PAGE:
Abstract

Probing molecular systems with light has been critical to deepen our understanding of life sciences. However, conventional analytical methods fail to resolve small quantities of molecules or the heterogeneity in molecules assembled into complex systems. This bottleneck is mostly attributed to light diffraction limit. In recent years, the successful implementation of new approaches to achieve sub-wavelength chemical speciation with an Atomic Force Microscope (AFM) has paved the way to a deeper understanding of the effect of local composition and structure on the functional properties of a larger scale system. The combination of infrared light, to excite the vibrational modes of a sample, and AFM detection to monitor the resulting local photothermal expansion has emerged as a powerful approach. In this work, we explore new applications of AFM-infrared (IR) to further the understanding of proteins and bacterial cells. We first consider the vibrational modes and secondary structure of proteins. We show that beyond the localized IR fingerprint of the system, light polarization could affect the response of the protein. To investigate this further, we combine the AFM-IR measurements with plasmonic substrates to tune the electromagnetic field. Using plasmonic structures, we map the electromagnetic field confinement using nanomechanical infrared spectroscopy. We detect and quantify, in the near field, the energy transferred to the lattice in the form of thermal expansion resulting from the heat generated. We compare the photothermal expansion patterns in the structures under linearly and circular polarized illumination. The results suggest the formation of hot spots, of great interest for biomolecules detection. Using a model system, poly-L-lysine, we show that the IR spectrum and the vibrational circular dichroism fingerprint of a chiral biological system can be probed at the nanoscale, far beyond the conventional limits of detection. The second part of the study focuses on utilizing the capabilities of AFM-IR to investigate bacterial cells and their responses to nanoparticle-based treatments. We highlight the potential of these new capabilities to further dive into the fundamental molecular mechanism of antibacterial activity and of development of drug resistance. We conclude this work by providing a perspective on the impact nanoscale functional imaging and spectroscopy can have on life sciences and beyond.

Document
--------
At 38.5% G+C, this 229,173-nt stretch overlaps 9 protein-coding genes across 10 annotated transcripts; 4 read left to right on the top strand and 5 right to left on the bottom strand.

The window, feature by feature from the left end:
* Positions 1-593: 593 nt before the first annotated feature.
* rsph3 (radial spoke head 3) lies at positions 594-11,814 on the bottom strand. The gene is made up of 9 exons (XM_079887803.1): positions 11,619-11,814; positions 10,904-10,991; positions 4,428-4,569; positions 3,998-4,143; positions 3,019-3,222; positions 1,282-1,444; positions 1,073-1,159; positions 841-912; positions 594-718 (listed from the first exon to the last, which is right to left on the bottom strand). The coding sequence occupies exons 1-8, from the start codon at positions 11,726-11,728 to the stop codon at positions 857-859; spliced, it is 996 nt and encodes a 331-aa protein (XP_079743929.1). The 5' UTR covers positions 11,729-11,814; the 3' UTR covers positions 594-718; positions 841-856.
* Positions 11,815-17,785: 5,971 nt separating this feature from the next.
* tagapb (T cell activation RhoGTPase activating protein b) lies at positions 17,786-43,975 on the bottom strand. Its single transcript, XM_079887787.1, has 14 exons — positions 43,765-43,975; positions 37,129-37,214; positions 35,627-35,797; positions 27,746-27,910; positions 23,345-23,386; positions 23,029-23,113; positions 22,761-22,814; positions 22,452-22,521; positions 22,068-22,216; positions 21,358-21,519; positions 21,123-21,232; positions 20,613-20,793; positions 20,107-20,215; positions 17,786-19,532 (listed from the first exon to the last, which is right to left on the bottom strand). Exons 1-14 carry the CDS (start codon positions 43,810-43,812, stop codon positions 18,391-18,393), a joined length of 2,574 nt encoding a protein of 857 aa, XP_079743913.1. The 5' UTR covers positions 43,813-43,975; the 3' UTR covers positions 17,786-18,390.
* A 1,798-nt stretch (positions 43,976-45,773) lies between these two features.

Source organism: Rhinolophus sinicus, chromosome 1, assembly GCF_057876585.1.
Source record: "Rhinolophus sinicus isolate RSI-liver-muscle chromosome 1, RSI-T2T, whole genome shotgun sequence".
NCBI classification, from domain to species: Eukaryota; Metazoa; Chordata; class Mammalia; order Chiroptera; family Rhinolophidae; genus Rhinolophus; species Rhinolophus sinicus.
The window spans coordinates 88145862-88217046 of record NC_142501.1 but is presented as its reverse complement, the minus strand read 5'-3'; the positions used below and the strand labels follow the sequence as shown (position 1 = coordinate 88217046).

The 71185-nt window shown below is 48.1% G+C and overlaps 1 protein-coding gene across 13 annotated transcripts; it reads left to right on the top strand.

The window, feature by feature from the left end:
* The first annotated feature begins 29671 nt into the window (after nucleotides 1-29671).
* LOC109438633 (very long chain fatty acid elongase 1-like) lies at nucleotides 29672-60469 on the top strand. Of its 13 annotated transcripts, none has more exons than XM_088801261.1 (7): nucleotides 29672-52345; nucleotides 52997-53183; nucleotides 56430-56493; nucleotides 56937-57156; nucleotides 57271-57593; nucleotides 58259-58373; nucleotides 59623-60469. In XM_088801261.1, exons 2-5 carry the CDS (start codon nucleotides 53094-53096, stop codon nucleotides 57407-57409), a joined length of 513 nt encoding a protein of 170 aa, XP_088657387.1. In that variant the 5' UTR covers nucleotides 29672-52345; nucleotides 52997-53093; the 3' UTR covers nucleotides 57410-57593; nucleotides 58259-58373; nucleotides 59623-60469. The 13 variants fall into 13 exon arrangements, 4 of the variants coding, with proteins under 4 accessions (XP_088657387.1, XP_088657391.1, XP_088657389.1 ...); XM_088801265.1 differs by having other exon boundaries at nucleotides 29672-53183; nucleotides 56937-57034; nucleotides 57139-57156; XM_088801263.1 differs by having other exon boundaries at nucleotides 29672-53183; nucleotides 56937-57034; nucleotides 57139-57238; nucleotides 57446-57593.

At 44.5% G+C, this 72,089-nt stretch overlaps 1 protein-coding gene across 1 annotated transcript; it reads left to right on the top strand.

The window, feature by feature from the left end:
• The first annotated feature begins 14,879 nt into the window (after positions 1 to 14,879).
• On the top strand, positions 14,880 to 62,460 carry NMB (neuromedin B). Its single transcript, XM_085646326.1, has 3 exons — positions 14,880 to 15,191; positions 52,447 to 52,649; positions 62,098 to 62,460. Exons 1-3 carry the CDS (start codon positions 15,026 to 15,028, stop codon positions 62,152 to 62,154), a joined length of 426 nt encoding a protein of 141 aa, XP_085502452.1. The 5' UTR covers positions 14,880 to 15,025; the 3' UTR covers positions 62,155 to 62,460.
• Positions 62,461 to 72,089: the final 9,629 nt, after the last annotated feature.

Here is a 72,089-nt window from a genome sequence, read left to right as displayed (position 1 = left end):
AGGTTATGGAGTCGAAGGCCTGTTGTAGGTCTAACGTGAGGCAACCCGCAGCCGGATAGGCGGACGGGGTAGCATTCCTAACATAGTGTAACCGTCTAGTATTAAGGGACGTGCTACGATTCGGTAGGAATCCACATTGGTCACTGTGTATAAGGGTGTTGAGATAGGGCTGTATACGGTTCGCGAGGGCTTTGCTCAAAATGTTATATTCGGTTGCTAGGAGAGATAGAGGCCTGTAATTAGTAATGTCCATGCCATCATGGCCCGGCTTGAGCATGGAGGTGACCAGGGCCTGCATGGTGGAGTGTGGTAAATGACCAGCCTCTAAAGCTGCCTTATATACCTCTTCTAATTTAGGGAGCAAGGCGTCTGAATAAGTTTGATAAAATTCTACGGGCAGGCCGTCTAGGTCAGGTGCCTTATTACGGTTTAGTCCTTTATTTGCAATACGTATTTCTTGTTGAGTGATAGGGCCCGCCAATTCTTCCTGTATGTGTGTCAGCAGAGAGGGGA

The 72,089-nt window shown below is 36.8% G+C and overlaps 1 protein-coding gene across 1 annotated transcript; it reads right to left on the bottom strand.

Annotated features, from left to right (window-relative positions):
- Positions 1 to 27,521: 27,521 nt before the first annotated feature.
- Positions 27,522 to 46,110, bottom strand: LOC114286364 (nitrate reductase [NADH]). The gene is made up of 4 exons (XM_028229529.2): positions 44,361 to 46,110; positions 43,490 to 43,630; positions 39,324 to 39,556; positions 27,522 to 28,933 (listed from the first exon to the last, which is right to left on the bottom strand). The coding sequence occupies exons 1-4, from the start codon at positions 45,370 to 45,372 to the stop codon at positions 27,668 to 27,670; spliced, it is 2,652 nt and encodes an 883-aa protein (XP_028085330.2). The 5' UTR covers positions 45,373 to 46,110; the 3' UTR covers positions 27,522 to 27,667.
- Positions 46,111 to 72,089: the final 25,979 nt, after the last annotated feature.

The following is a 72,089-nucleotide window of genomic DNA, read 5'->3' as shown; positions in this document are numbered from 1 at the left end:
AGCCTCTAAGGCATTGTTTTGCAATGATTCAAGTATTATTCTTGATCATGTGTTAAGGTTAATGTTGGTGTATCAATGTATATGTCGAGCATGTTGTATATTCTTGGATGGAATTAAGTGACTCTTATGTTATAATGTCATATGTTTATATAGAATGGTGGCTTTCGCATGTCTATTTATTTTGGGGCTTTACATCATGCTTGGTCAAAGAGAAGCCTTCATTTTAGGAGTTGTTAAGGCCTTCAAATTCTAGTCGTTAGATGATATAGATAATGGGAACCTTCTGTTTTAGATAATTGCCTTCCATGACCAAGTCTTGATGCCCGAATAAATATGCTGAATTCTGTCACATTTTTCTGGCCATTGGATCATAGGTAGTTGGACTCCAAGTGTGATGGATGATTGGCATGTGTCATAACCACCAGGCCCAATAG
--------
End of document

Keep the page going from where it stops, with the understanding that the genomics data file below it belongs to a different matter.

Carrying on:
Notes

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Graduation Date

2019

Semester

Spring

Advisor

Tetard, Laurene

Degree

Doctor of Philosophy (Ph.D.)

College

College of Sciences

Department

Physics

Degree Program

Physics

Format

application/pdf

Identifier

CFE0007897

URL

http://purl.fcla.edu/fcla/etd/CFE0007897

Language

English

Release Date

November 2019

Length of Campus-only Access

None

Access Status

Doctoral Dissertation (Open Access)

Restricted to the UCF community until November 2019; it will then be open access.

Included in

Physics Commons

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